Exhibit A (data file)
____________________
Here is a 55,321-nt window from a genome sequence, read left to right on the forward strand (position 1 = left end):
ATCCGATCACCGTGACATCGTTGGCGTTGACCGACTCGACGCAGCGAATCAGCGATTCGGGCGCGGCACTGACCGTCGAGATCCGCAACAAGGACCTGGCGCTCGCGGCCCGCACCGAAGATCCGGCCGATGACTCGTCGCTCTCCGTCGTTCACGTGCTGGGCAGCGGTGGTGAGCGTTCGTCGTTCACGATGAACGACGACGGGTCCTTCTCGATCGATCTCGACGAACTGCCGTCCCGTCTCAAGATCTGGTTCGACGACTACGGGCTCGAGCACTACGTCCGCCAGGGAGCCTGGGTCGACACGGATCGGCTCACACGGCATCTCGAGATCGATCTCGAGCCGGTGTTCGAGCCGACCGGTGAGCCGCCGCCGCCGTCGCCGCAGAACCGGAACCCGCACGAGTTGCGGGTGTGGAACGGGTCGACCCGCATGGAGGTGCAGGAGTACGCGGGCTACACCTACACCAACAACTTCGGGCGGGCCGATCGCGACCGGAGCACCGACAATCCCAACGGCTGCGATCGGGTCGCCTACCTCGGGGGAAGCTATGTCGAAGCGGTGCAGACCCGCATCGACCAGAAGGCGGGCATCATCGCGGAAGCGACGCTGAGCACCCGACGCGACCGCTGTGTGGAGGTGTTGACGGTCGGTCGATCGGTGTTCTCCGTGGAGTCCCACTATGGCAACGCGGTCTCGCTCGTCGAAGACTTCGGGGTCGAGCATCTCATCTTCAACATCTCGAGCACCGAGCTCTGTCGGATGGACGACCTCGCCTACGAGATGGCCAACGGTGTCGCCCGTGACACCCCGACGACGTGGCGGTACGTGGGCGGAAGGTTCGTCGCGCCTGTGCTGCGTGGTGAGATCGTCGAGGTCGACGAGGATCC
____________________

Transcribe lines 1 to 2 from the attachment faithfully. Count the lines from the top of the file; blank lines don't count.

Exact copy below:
Here is a 55,321-nt window from a genome sequence, read left to right on the forward strand (position 1 = left end):
ATCCGATCACCGTGACATCGTTGGCGTTGACCGACTCGACGCAGCGAATCAGCGATTCGGGCGCGGCACTGACCGTCGAGATCCGCAACAAGGACCTGGCGCTCGCGGCCCGCACCGAAGATCCGGCCGATGACTCGTCGCTCTCCGTCGTTCACGTGCTGGGCAGCGGTGGTGAGCGTTCGTCGTTCACGATGAACGACGACGGGTCCTTCTCGATCGATCTCGACGAACTGCCGTCCCGTCTCAAGATCTGGTTCGACGACTACGGGCTCGAGCACTACGTCCGCCAGGGAGCCTGGGTCGACACGGATCGGCTCACACGGCATCTCGAGATCGATCTCGAGCCGGTGTTCGAGCCGACCGGTGAGCCGCCGCCGCCGTCGCCGCAGAACCGGAACCCGCACGAGTTGCGGGTGTGGAACGGGTCGACCCGCATGGAGGTGCAGGAGTACGCGGGCTACACCTACACCAACAACTTCGGGCGGGCCGATCGCGACCGGAGCACCGACAATCCCAACGGCTGCGATCGGGTCGCCTACCTCGGGGGAAGCTATGTCGAAGCGGTGCAGACCCGCATCGACCAGAAGGCGGGCATCATCGCGGAAGCGACGCTGAGCACCCGACGCGACCGCTGTGTGGAGGTGTTGACGGTCGGTCGATCGGTGTTCTCCGTGGAGTCCCACTATGGCAACGCGGTCTCGCTCGTCGAAGACTTCGGGGTCGAGCATCTCATCTTCAACATCTCGAGCACCGAGCTCTGTCGGATGGACGACCTCGCCTACGAGATGGCCAACGGTGTCGCCCGTGACACCCCGACGACGTGGCGGTACGTGGGCGGAAGGTTCGTCGCGCCTGTGCTGCGTGGTGAGATCGTCGAGGTCGACGAGGATCC